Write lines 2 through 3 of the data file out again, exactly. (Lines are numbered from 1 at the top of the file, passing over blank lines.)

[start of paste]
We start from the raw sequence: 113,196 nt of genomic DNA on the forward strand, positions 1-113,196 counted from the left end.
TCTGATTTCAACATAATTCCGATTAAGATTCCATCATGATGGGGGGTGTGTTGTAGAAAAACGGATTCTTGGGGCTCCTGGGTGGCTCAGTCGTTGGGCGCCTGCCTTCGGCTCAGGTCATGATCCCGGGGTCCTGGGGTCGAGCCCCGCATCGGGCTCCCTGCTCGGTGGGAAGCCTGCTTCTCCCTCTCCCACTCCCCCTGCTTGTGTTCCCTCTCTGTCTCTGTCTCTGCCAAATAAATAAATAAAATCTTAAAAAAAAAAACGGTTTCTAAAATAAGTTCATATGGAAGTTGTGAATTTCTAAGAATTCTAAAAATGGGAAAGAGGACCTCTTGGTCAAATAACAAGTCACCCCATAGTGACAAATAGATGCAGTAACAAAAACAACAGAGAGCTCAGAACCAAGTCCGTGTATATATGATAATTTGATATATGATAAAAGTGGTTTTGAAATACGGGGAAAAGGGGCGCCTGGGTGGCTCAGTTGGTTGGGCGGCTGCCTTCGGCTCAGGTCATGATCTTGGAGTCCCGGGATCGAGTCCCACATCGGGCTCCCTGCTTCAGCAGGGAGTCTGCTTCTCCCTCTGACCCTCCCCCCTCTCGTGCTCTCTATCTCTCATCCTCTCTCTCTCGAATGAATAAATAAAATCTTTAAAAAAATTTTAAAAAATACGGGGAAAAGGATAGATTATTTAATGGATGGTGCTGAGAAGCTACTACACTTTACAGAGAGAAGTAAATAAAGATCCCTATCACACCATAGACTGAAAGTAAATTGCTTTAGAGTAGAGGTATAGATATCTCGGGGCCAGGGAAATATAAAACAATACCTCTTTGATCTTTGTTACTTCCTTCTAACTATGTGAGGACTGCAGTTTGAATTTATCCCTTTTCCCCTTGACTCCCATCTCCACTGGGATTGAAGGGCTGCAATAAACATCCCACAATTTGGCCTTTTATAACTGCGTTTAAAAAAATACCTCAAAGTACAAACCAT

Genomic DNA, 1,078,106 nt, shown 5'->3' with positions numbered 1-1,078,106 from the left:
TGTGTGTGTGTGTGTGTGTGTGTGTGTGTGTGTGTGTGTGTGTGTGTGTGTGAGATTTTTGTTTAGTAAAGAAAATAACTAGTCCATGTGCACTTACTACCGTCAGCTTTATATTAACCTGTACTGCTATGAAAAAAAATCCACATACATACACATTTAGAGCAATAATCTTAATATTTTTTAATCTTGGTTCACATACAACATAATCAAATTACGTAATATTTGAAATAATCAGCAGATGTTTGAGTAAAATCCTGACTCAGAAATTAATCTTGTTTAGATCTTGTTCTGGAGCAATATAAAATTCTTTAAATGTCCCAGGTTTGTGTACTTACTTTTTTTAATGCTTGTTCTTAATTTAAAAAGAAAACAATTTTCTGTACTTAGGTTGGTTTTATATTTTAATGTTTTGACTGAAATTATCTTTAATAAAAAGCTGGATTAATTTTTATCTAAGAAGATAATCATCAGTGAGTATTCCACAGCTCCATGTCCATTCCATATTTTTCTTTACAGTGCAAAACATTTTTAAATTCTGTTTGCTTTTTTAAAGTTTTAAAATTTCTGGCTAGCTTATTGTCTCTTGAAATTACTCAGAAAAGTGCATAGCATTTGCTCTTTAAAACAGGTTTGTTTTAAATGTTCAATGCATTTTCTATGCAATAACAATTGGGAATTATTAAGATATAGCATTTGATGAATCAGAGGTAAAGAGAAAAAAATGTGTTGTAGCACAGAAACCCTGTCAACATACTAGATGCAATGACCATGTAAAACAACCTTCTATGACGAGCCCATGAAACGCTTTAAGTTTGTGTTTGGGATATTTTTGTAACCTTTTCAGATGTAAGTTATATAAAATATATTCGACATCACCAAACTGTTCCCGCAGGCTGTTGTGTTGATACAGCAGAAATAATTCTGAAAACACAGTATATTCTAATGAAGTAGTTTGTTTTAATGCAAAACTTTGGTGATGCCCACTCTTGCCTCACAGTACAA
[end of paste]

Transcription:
TCTGATTTCAACATAATTCCGATTAAGATTCCATCATGATGGGGGGTGTGTTGTAGAAAAACGGATTCTTGGGGCTCCTGGGTGGCTCAGTCGTTGGGCGCCTGCCTTCGGCTCAGGTCATGATCCCGGGGTCCTGGGGTCGAGCCCCGCATCGGGCTCCCTGCTCGGTGGGAAGCCTGCTTCTCCCTCTCCCACTCCCCCTGCTTGTGTTCCCTCTCTGTCTCTGTCTCTGCCAAATAAATAAATAAAATCTTAAAAAAAAAAACGGTTTCTAAAATAAGTTCATATGGAAGTTGTGAATTTCTAAGAATTCTAAAAATGGGAAAGAGGACCTCTTGGTCAAATAACAAGTCACCCCATAGTGACAAATAGATGCAGTAACAAAAACAACAGAGAGCTCAGAACCAAGTCCGTGTATATATGATAATTTGATATATGATAAAAGTGGTTTTGAAATACGGGGAAAAGGGGCGCCTGGGTGGCTCAGTTGGTTGGGCGGCTGCCTTCGGCTCAGGTCATGATCTTGGAGTCCCGGGATCGAGTCCCACATCGGGCTCCCTGCTTCAGCAGGGAGTCTGCTTCTCCCTCTGACCCTCCCCCCTCTCGTGCTCTCTATCTCTCATCCTCTCTCTCTCGAATGAATAAATAAAATCTTTAAAAAAATTTTAAAAAATACGGGGAAAAGGATAGATTATTTAATGGATGGTGCTGAGAAGCTACTACACTTTACAGAGAGAAGTAAATAAAGATCCCTATCACACCATAGACTGAAAGTAAATTGCTTTAGAGTAGAGGTATAGATATCTCGGGGCCAGGGAAATATAAAACAATACCTCTTTGATCTTTGTTACTTCCTTCTAACTATGTGAGGACTGCAGTTTGAATTTATCCCTTTTCCCCTTGACTCCCATCTCCACTGGGATTGAAGGGCTGCAATAAACATCCCACAATTTGGCCTTTTATAACTGCGTTTAAAAAAATACCTCAAAGTACAAACCAT

Genomic DNA, 1,078,106 nt, shown 5'->3' with positions numbered 1-1,078,106 from the left: